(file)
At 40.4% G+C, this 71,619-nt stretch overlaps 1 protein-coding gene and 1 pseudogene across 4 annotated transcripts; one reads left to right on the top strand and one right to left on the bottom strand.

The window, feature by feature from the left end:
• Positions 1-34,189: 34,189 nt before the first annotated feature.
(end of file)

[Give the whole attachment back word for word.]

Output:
At 40.4% G+C, this 71,619-nt stretch overlaps 1 protein-coding gene and 1 pseudogene across 4 annotated transcripts; one reads left to right on the top strand and one right to left on the bottom strand.

The window, feature by feature from the left end:
• Positions 1-34,189: 34,189 nt before the first annotated feature.